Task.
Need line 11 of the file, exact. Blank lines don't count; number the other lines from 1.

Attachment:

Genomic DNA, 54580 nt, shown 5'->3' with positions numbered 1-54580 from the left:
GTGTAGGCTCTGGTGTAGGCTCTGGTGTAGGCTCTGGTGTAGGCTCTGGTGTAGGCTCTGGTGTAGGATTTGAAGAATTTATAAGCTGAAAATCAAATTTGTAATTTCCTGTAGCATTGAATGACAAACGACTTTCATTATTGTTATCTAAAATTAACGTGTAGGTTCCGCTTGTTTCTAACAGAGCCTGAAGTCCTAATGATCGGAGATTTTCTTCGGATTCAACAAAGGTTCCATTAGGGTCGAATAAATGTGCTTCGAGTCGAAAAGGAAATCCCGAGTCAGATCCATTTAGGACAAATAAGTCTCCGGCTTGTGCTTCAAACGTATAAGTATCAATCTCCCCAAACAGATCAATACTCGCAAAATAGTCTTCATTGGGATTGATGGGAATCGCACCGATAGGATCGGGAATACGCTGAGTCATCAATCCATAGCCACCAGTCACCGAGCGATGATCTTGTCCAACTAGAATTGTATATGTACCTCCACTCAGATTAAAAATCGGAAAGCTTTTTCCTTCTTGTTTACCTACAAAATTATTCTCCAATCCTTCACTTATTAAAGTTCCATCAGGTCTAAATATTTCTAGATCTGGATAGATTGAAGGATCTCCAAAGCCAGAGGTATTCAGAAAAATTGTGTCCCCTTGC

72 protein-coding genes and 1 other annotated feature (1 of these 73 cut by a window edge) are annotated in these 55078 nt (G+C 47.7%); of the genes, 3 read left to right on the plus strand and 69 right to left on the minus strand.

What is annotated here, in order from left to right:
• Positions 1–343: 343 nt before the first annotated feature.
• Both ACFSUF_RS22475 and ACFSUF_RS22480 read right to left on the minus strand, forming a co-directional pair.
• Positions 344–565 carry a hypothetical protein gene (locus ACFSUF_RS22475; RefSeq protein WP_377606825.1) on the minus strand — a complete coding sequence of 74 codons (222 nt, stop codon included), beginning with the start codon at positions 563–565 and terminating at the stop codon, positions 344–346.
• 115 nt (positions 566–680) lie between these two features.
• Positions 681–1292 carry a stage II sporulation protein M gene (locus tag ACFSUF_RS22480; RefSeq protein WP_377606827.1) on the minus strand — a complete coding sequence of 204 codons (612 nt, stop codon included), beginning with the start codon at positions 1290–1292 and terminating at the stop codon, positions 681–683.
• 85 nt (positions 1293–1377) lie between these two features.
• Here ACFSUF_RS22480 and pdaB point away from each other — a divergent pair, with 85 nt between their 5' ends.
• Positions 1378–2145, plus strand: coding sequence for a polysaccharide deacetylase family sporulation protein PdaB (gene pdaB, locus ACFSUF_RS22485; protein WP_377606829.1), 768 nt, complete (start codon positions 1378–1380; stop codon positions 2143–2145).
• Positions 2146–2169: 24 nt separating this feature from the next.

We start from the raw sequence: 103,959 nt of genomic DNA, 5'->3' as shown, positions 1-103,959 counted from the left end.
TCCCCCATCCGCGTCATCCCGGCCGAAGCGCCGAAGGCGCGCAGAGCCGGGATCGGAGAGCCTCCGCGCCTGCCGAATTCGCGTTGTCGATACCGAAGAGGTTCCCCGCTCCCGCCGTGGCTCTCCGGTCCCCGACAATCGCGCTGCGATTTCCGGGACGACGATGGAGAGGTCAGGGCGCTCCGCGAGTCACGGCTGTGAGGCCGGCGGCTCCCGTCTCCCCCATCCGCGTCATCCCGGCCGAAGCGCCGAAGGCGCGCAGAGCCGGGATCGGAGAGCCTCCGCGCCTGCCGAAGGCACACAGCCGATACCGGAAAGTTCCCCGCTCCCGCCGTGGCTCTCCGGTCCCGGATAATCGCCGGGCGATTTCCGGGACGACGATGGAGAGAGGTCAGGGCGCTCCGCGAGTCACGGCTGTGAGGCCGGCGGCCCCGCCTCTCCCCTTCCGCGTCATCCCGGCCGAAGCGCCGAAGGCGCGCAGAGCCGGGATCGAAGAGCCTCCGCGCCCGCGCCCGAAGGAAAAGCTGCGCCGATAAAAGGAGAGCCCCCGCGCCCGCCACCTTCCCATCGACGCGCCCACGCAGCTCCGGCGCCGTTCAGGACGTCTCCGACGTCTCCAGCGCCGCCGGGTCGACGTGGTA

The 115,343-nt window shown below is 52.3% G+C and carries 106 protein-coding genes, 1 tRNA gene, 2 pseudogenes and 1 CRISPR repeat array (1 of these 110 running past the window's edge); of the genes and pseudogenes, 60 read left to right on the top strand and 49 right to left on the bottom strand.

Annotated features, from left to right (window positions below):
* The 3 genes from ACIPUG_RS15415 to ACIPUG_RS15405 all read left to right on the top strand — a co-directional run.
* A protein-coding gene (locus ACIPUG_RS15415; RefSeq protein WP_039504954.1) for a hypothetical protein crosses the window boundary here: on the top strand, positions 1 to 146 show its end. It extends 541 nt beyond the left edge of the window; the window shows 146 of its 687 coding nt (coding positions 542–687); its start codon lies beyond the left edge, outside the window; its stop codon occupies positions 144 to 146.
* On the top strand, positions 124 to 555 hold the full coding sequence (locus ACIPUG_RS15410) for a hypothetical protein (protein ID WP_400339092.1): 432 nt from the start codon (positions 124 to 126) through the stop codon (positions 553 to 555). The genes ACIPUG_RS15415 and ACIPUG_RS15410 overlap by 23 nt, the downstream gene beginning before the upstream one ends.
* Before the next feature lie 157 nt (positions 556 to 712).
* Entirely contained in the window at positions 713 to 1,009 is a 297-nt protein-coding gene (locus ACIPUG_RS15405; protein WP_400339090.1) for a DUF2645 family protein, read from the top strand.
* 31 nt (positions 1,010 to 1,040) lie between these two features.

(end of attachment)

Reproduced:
• Here ACFSUF_RS22480 and pdaB point away from each other — a divergent pair, with 85 nt between their 5' ends.